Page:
Is “the world’s first gay video game” an affectionate homage to a vibrant community or clumsy reinforcement of offensive stereotypes? We speak to creator Michael Patrick.
Homosexuality in video games is problematic. Those that attempt to explore it, even hint at it, run the risk of misstepping, or being seized upon by those who believe it has no place in games. As a result many avoid it altogether, which in itself contributes to the problem. Elsewhere homophobic slurs are commonplace in many online multiplayer games.
Looking to wade through this maelstrom is Ultimate Gay Fighter (UGF) a 2D beat ‘em up for mobile devices developed by New York-based Handsome Woman Productions. It features a roster of characters inspired by the LGBT community, including tanned gym bunny Gogo Gary, drag queen Carrie Cupcake, and ‘no-nonsense lesbian’ Sappho Ethridge. They compete in the Gay Fight Tournament, organised by the nefarious League of Oppressive Self Righteous Zealots (or LOSRZ). Every character is armed with their own ‘Gaytality’ finishing move. It’s exactly as subtle as it sounds.
“I thought, wouldn’t it be fun to take a ‘stereotypical’ flamboyant gay man and have him kick everyone’s ass? It’s empowering.”
Creator Michael Patrick found inspiration for the game in his many years of living in New York City, where he is part of a vibrant LGBT community. “A bunch of friends and I were just goofing around and throwing in a bunch of ideas about the concept for a game. I wanted to make it real because I thought it would be hysterical. I took the responsibility for developing it. I like to say that my friends rolled the snowball and I threw it.”
This was his first time making a game, though he is a lifelong fan of beat ‘em ups. “I grew up with games like Mortal Kombat and Street Fighter. [Ultimate Gay Fighter] is a throwback to that. It’s supposed to be reminiscent of early 90s fighters.”
It’s hardly common to see openly gay characters on fighting game rosters. Patrick noticed the same trend in comic books, with even those aimed at the gay community always featuring an unrealistically masculine hero. “And I thought, wouldn’t it be fun to take a ‘stereotypical’ flamboyant gay man and have him kick everyone’s ass? To me that’s interesting and cool. It’s empowering.”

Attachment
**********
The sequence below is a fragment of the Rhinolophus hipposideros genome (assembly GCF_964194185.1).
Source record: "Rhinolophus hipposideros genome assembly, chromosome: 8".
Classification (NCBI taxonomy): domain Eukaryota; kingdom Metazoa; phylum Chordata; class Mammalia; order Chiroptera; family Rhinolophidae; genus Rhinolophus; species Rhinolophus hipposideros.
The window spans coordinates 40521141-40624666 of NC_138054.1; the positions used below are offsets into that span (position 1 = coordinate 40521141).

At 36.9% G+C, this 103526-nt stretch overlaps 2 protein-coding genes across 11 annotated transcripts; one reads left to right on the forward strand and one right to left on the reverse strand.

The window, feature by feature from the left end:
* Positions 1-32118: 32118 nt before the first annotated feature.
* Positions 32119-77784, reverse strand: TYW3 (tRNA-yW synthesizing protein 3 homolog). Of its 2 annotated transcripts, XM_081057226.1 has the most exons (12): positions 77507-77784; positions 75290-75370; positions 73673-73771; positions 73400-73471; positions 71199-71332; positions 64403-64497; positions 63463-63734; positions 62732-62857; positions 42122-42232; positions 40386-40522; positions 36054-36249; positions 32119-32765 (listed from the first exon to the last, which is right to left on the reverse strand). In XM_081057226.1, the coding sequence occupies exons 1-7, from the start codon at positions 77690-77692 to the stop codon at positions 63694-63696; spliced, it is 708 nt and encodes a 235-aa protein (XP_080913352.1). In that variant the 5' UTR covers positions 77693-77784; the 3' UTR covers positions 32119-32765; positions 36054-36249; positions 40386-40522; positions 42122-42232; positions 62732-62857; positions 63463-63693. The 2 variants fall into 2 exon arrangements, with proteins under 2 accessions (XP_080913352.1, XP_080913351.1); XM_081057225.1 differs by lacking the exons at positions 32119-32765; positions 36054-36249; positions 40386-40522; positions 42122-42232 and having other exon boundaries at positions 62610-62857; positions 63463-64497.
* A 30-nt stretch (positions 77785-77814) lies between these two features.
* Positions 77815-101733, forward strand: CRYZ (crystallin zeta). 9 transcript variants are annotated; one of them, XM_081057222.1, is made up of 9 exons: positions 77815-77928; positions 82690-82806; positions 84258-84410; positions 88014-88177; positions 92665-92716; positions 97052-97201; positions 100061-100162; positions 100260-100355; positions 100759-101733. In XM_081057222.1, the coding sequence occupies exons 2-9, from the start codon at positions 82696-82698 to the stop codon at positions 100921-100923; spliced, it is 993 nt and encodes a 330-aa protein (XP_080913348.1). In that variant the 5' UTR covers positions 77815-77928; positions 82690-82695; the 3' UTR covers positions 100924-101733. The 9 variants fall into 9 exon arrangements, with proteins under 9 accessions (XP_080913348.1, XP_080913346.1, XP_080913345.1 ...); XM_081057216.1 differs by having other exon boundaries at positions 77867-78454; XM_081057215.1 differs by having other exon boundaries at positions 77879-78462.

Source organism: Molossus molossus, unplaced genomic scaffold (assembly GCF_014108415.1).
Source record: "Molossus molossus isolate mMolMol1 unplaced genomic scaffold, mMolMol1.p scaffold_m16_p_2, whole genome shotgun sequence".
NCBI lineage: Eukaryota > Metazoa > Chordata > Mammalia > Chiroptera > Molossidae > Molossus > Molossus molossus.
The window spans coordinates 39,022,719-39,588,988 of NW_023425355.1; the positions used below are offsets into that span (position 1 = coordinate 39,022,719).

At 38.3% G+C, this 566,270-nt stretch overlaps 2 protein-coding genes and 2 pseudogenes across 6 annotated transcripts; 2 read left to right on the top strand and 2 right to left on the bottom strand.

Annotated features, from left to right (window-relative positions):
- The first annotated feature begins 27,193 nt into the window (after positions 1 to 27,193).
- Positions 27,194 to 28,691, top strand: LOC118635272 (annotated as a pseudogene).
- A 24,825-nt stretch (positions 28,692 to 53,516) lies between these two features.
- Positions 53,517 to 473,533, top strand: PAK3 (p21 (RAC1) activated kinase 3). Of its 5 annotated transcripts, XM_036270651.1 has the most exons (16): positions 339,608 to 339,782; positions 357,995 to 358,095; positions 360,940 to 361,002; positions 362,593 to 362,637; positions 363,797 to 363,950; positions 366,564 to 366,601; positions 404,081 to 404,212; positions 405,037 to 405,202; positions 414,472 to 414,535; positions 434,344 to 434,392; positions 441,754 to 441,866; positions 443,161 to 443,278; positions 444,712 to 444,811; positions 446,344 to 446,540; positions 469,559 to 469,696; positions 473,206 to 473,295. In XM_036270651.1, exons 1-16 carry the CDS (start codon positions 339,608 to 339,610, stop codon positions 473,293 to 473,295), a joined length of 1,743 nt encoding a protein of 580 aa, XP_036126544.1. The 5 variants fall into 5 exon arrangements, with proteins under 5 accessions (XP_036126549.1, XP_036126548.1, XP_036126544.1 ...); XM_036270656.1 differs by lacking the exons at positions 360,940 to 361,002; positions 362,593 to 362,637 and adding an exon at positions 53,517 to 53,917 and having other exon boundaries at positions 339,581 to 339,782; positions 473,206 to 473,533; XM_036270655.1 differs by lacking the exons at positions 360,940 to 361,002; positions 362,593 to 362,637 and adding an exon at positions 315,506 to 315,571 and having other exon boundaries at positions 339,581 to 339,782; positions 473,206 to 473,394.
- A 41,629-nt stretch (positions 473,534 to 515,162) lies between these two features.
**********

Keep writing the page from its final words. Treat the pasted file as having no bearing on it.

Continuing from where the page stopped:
UGF’s ostentatious all-LGBT cast has polarised opinion across the internet. Some take it as homage to a varied and colourful community, an affectionate satire of the numerous myths and stereotypes that persist around homosexuality. Others consider it to be exploitative and crass.
“It’s not meant to be hateful,” says Patrick. “If you allow yourself to make fun of a stereotype in a way that isn’t cruel, I think you diminish the power of that stereotype. I’m gay, and although I’m not a stereotype, I have stereotypical traits. Why not laugh at that and enjoy it?”
Patrick maintains that this approach has been done countless times before in other media, such as television and online comedy sketches. As we’ve seen in the past with issues such as sex and violence, he believes that video games are the only medium scrutinised so closely when they try to tackle a difficult subject. “My game is a whole new thing,” he says. “When you have gays in a new kind of media, without any kind of background or precedent, I think people’s initial reaction is: who did this? Where is this coming from? I think somewhere in that the positive message might have got a little lost.”
The game’s roster is formed primarily of American gay men, leading to accusations that it marginalises the other letters that form LGBT. Timmy Spears, the emasculated ‘Asian twink,’ is the only Asian character present, and Jacqlyn Daniels, the only bisexual, is perpetually drunk. These stereotypes seem more malicious in their singularity, as if they are painting all bisexuals and gay Asians with the same brush.